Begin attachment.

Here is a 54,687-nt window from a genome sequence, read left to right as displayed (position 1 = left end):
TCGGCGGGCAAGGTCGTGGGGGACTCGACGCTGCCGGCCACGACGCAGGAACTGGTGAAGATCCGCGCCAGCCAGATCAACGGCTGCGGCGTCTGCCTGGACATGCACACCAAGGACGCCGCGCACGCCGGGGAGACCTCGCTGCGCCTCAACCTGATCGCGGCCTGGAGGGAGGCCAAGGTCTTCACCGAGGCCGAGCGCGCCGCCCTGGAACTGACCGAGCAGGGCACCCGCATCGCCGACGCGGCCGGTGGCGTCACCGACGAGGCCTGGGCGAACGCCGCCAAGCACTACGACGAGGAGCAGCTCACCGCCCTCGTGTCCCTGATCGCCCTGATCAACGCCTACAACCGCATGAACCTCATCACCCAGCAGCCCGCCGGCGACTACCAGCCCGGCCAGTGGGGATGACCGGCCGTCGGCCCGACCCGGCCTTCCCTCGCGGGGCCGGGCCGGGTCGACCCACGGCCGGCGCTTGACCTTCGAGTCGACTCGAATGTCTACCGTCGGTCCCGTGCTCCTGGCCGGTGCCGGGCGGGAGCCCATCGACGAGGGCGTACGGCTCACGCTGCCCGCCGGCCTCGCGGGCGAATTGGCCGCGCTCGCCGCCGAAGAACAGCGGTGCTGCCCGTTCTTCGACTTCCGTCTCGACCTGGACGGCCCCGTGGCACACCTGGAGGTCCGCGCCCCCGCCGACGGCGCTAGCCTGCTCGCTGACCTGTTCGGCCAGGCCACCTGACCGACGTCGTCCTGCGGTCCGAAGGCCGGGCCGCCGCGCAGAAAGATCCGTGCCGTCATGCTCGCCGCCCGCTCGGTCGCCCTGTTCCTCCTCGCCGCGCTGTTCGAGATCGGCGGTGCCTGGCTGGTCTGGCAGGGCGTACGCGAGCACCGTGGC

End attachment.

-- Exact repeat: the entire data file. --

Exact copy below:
Here is a 54,687-nt window from a genome sequence, read left to right as displayed (position 1 = left end):
TCGGCGGGCAAGGTCGTGGGGGACTCGACGCTGCCGGCCACGACGCAGGAACTGGTGAAGATCCGCGCCAGCCAGATCAACGGCTGCGGCGTCTGCCTGGACATGCACACCAAGGACGCCGCGCACGCCGGGGAGACCTCGCTGCGCCTCAACCTGATCGCGGCCTGGAGGGAGGCCAAGGTCTTCACCGAGGCCGAGCGCGCCGCCCTGGAACTGACCGAGCAGGGCACCCGCATCGCCGACGCGGCCGGTGGCGTCACCGACGAGGCCTGGGCGAACGCCGCCAAGCACTACGACGAGGAGCAGCTCACCGCCCTCGTGTCCCTGATCGCCCTGATCAACGCCTACAACCGCATGAACCTCATCACCCAGCAGCCCGCCGGCGACTACCAGCCCGGCCAGTGGGGATGACCGGCCGTCGGCCCGACCCGGCCTTCCCTCGCGGGGCCGGGCCGGGTCGACCCACGGCCGGCGCTTGACCTTCGAGTCGACTCGAATGTCTACCGTCGGTCCCGTGCTCCTGGCCGGTGCCGGGCGGGAGCCCATCGACGAGGGCGTACGGCTCACGCTGCCCGCCGGCCTCGCGGGCGAATTGGCCGCGCTCGCCGCCGAAGAACAGCGGTGCTGCCCGTTCTTCGACTTCCGTCTCGACCTGGACGGCCCCGTGGCACACCTGGAGGTCCGCGCCCCCGCCGACGGCGCTAGCCTGCTCGCTGACCTGTTCGGCCAGGCCACCTGACCGACGTCGTCCTGCGGTCCGAAGGCCGGGCCGCCGCGCAGAAAGATCCGTGCCGTCATGCTCGCCGCCCGCTCGGTCGCCCTGTTCCTCCTCGCCGCGCTGTTCGAGATCGGCGGTGCCTGGCTGGTCTGGCAGGGCGTACGCGAGCACCGTGGC